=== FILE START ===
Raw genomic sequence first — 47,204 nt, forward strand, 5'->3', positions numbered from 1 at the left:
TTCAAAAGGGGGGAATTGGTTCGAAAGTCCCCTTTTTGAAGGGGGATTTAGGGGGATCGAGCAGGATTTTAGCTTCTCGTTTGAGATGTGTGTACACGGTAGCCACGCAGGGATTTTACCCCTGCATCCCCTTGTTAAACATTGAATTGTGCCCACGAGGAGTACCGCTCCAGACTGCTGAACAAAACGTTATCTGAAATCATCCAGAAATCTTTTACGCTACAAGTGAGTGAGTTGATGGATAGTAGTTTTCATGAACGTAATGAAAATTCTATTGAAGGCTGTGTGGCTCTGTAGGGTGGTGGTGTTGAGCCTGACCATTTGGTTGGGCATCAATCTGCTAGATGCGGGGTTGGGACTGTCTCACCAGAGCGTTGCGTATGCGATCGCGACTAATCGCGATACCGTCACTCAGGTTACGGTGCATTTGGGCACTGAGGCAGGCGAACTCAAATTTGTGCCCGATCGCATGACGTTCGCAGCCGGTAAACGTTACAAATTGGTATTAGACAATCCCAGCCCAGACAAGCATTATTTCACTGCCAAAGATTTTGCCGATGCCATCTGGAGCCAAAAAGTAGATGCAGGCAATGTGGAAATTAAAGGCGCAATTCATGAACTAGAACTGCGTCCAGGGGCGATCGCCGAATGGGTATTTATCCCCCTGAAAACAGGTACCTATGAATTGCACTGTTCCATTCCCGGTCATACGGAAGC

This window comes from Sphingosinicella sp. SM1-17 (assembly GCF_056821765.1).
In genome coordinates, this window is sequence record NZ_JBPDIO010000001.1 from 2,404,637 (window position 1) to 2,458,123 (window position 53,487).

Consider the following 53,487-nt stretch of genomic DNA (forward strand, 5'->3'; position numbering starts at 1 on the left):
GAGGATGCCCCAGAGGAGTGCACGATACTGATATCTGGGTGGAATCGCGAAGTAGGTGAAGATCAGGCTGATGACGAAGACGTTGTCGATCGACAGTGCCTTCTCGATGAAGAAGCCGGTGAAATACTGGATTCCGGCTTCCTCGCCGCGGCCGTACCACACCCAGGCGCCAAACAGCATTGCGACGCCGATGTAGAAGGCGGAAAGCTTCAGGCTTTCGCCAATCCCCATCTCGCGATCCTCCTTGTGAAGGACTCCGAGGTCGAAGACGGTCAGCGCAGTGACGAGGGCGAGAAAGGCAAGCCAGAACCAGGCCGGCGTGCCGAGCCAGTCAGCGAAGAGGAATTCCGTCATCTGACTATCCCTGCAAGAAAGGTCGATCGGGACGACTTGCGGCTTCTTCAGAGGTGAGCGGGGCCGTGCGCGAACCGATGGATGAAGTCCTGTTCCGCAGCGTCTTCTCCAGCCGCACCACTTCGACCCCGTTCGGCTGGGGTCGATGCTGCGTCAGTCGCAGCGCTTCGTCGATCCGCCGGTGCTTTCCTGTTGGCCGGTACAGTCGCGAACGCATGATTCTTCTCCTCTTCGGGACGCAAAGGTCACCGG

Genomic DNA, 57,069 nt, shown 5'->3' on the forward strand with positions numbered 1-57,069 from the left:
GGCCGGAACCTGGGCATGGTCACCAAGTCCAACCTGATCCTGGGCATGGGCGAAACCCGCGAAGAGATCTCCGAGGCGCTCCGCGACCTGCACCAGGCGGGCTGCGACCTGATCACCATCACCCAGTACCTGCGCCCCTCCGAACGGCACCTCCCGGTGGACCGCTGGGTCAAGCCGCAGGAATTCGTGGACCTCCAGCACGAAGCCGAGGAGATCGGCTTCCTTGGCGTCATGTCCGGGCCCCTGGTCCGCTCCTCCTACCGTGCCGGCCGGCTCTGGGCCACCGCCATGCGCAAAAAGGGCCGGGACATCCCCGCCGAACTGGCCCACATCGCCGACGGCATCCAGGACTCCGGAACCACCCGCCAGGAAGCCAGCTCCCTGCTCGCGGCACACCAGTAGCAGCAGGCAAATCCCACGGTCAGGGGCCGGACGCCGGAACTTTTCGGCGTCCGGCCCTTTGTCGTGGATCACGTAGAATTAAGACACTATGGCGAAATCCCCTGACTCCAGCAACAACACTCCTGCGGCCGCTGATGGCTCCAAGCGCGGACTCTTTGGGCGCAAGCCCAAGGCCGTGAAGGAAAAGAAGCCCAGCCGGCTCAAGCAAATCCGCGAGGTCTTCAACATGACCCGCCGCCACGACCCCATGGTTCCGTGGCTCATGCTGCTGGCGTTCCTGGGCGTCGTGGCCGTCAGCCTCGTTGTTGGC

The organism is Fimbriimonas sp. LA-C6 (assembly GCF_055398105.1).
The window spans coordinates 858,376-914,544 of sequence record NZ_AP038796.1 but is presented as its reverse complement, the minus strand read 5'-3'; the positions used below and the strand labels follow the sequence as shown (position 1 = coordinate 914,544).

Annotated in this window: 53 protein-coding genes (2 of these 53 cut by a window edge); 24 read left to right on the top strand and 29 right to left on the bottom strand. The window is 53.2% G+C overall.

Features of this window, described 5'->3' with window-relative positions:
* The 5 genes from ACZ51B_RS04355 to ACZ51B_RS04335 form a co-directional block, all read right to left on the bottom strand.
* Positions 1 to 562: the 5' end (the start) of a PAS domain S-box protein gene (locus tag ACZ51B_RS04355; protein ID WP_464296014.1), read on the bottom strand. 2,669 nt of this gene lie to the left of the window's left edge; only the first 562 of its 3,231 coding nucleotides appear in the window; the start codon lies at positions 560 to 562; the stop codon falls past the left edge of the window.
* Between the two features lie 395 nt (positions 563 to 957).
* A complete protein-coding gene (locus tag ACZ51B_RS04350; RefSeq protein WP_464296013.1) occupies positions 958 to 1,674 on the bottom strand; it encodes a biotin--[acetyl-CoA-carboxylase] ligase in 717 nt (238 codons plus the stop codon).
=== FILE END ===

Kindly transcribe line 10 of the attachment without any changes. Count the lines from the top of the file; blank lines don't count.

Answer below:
The window spans coordinates 858,376-914,544 of sequence record NZ_AP038796.1 but is presented as its reverse complement, the minus strand read 5'-3'; the positions used below and the strand labels follow the sequence as shown (position 1 = coordinate 914,544).